Professional Bull Rider, 25, Dies After Being Injured in Competition: The Bull 'Stomped Him'
A 25-year-old professional bull rider died on Tuesday due to injuries he sustained during the National Western Stock Show in Denver, Colorado
A 25-year-old professional bull rider died on Tuesday due to injuries he sustained during competition in the National Western Stock Show in Denver, Colorado, the Professional Bull Riders Association confirmed in a statement.
An attendee at the competition, Gerardo Alvarez, told CBS Denver that the athlete, identified as Mason Lowe, “was thrown off the bull, and while he was on the ground, [the bull’s] back legs stomped him in the chest while he was trying to get up.”
Alvarez continued to the outlet: “When he got up, he immediately grabbed his chest and stumbled over to the exit and then fell to the ground again grabbing his chest before he could get out of the area. They took him out on a stretcher.”
“We are deeply saddened to report that Mason Lowe passed away this evening following injuries sustained at the PBR event in Denver,” PBR CEO Sean Gleason said in a statement. “The entire PBR and National Western sports family extends our heartfelt condolences and deepest sympathies to Mason’s wife Abbey and his family.”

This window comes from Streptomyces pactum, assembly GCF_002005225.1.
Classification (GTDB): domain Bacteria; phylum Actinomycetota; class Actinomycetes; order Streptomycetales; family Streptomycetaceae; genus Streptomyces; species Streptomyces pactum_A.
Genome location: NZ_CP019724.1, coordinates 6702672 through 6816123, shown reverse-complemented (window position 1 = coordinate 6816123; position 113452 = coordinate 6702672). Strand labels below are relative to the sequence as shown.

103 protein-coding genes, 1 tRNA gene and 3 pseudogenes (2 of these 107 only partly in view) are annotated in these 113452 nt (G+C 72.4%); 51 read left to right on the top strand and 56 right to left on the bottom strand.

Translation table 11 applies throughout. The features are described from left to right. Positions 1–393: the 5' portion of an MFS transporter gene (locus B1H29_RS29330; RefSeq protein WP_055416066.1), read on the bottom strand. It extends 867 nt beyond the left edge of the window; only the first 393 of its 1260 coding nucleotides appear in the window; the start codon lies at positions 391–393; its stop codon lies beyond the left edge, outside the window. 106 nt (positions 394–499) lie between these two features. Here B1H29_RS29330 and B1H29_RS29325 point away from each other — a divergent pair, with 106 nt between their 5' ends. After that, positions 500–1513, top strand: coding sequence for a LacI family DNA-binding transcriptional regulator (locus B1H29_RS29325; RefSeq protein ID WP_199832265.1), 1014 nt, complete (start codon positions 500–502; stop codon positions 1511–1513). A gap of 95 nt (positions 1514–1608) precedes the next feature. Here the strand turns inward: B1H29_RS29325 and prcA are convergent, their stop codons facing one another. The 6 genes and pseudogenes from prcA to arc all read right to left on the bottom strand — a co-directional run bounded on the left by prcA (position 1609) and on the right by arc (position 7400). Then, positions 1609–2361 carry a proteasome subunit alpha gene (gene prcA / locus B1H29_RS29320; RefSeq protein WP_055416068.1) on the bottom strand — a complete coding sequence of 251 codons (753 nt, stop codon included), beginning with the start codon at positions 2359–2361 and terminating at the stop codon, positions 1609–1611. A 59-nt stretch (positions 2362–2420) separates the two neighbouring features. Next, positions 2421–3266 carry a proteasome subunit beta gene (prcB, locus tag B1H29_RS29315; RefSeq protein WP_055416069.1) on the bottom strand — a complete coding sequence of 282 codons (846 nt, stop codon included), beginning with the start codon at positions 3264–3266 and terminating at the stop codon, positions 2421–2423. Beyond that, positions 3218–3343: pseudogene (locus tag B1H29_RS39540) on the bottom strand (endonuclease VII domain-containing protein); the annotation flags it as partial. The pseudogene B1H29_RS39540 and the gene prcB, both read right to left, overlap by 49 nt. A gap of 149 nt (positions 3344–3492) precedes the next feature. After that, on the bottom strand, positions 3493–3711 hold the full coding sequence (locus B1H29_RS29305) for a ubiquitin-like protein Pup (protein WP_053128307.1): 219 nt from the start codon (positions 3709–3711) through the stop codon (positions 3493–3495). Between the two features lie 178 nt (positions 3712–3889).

Lowe told local outlet KOLR-TV back in 2015 that he started riding bulls when he was 3 years old.
“We have a little farm in Exeter, Missouri, and we had some milk calves, and my dad put me on them and ever since then, I been going to little rodeos and amateur bull ridings,” he told the outlet.
He also said at the time that he’d only sustained mild injuries.
“I got cuts on my eyes and stuff but you can’t really worry about that stuff,” he said to KOLR-TV, adding, “If you don’t get nervous, you’re crazy.”
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Lowe last shared a video of himself riding a bull on Twitter on Jan. 12 ahead of a competition in Reno, Nevada.
According to CBS, the National Western Stock Show is holding a fundraiser for the Lowe family at Wednesday night’s event. The show began on Jan. 12 and extends through Jan. 28.